DELTA - Two companies want to mine sand southeast of Delta in Swancreek Township but face opposition from some township officials and residents who hope the court system will prevent the mining.
Sandman Trucking of Holland, Ohio, wants to mine near County Road E, creating a pond that would become the centerpiece of a housing subdivision. The Parker family, which owns the company, has filed a motion to dismiss the case, which is before the 6th District Court of Appeals.
Wylie & Sons Sand & Stone of Swanton proposes a mining operation on County Road 5 between county roads D and E. Last week, Judge James E. Barber of the Fulton County Common Pleas Court decided in favor of Wylie & Sons against the township.
For several years, the proposed mines have pitted those who seek further development in the county against residents who value quiet and water.
Residents say the mines, which turn into spring-fed ponds, lower the water table, and the mining creates eyesores and noise six or seven days a week for years.
Kent Poca, who lives across from the land owned by the Parkers, said the mining goes on even on Sunday mornings and fills the air with the sound of backup alarms and dump trucks running.
"They're just digging holes all over out here," Mr. Poca said.
Bobby Parker, president of Sandman and one of the owners,
said their operation would not increase truck traffic because they have trucks driving two miles away.
He said dust, water, safety, and health concerns are all within limits governed by the state Environmental Protection Agency, Division of Natural Resources, and other organizations.
In the legal arena, the issue centers on zoning.
Mr. Poca said the township approved an ordinance that prohibits both constructing ponds larger than 3/4 of an acre and removing the sand from the pond's construction.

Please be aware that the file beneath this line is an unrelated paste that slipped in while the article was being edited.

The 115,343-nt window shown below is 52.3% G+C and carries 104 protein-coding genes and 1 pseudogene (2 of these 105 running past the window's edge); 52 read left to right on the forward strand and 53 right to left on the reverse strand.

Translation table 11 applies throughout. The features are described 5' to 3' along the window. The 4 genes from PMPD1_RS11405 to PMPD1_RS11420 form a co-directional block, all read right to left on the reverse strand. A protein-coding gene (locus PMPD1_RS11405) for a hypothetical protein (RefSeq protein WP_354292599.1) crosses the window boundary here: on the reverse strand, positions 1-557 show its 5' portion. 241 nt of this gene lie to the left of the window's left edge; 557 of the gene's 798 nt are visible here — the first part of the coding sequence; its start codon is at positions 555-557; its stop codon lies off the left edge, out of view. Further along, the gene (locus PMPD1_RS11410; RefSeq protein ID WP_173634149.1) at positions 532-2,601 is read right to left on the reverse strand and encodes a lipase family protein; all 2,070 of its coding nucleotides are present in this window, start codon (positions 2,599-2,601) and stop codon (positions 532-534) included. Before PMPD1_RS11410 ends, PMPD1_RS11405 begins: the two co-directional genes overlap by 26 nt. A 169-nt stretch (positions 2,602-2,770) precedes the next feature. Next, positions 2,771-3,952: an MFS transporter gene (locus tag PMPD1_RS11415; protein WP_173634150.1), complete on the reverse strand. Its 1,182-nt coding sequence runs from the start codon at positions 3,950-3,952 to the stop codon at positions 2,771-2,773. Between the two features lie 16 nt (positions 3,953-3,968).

The land owned by Wylie & Sons, which was not zoned when he bought it in 2002, was zoned agricultural in May, 2003, effectively prohibiting mining on the property, said attorney Kevin A. Heban, who is handling the two cases for the township.
Owner Tom Wylie argued that he began to mine before the zoning took effect and should be grandfathered in and allowed to mine. The township claims the company began to mine illegally after the land was zoned.
The judge agreed with Mr. Wylie, saying that it was more likely the residents were mistaken about the date of the mining than that Mr. Wylie had falsified his business records.
In the Sandman case, the company had applied for a zoning variance and withdrew it, then submitted an application to build a 17-acre residential pond.
"We feel that is a transparent attempt to mine the property," Mr. Heban said.
Sandman plans to develop land around a 30-acre lake big enough for paddle boats and pontoon boats with electric motors. Mr. Parker said houses in similar developments in other communities have sold for several thousand dollars, with the man-made lakes as draws that raise property values.
"It only adds to the township," he said.